Bottom line, I can make so much more power from a turbodiesel with a little cash than I could ever do with a gas engine. You want to know why? It's simple, electronics, direct injection, and the fact that the turbodiesels in these trucks are capable of handling EXTREME PRESSURES by design. Set up right, a 3/4 ton turbodiesel will smoke a stock 07 Mustang GT and still be streetable. The funny part: they NEVER see it coming.

Since: Dec 06

Greenwood, IN

#88 Aug 30, 2007
From "The Heck with Spec" http://machinedesign.com/ContentItem/68079/Th...
1952 ó Diesel smokes the field
Cummins is best known for its commercial diesel truck and marine engines. But in the midst of the Great Depression, the company decided to put a modified marine engine in an Indy race car and generate some much-needed buzz.
Indianapolis Speedway owner and AAA Contest Board head Eddie Rickenbacker let Cummins compete in the 1931 Indy 500 as a "special engineering" entry (no prize money) with the proviso that the car average at least 70 mph, or about 40 mph off the pace of state-of-the-art Millers and Duesenbergs. Rickenbacker a year earlier introduced the so-called "Junk Formula" that opened the Indy 500 to stock-block engines up to 366 cu in., offering racers an affordable alternative to the exotic supercharged, straight-eight racing engines of the day.
Cummins commissioned Duesenberg to modify a passenger-car chassis for its 85-hp 361-cu-in. four-cylinder marine diesel. The car qualified dead last at 96.871 mph, but finished a respectable 13th of 40 starting cars, averaging 86.107 mph.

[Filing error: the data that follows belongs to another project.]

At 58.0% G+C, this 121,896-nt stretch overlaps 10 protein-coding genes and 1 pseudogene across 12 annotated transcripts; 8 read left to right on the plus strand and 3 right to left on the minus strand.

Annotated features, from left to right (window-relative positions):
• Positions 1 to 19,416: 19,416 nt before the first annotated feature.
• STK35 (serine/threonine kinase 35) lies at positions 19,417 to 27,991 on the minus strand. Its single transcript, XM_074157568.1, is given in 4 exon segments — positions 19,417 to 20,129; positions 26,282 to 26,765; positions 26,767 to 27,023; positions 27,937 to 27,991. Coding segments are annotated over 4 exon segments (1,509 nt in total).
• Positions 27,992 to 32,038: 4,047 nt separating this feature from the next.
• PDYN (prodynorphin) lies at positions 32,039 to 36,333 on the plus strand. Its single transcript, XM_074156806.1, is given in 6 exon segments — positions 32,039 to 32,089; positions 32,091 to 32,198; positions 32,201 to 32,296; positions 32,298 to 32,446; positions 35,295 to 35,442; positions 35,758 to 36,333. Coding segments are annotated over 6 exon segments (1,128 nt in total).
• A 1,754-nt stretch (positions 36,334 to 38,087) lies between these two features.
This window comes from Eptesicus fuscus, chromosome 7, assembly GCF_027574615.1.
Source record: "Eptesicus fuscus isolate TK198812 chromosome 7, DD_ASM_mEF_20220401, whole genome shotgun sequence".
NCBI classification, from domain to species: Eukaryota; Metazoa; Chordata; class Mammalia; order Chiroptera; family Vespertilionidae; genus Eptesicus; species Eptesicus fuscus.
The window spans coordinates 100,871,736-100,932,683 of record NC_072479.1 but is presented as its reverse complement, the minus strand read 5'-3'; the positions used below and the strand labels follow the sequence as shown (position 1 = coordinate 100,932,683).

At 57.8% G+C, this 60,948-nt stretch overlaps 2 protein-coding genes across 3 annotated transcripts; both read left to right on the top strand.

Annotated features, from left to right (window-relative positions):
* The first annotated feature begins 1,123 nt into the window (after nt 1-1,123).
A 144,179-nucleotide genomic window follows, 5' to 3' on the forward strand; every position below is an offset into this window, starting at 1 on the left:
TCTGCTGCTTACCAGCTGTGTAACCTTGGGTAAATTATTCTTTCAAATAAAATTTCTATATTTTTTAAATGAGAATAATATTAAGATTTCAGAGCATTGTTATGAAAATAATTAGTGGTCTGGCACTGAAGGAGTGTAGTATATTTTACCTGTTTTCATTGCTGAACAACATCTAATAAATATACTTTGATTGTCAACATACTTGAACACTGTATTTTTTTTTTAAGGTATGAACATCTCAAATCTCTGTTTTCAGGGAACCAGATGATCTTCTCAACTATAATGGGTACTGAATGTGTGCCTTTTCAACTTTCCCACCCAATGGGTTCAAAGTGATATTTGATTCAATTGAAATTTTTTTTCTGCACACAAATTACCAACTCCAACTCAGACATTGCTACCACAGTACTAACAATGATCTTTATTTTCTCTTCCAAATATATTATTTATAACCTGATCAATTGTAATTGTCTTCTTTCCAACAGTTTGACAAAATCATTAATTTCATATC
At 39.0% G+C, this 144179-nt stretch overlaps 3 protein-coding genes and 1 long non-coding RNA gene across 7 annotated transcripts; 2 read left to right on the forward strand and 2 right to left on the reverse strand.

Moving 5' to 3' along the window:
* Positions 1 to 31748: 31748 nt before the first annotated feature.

Encouraged, Cummins took another shot at the Indy 500 three years later, this time with a pair of Duesenbergs: one powered by a two cycle and the other by a conventional four-cycle diesel engine. Each engine displaced 364 cu in. and was fitted with a Roots supercharger. Both cars qualified, though a transmission problem sidelined the four cycle after 81 laps. The two cycle completed the 200-lap race but seized immediately afterward, thus ending Cummins' brief foray into two-cycle engines.
In 1950, Cummins contracted with California racecar builder Frank Kurtis for a special tubular chassis to accommodate a magnesium-block, 401-cu-in. diesel truck engine. The Roots-supercharged Cummins Diesel Special made a healthy 340 hp at 4,000 rpm, but barely qualified. On lap 50 of the race, the engine vibration damper shattered, retiring the car two laps later.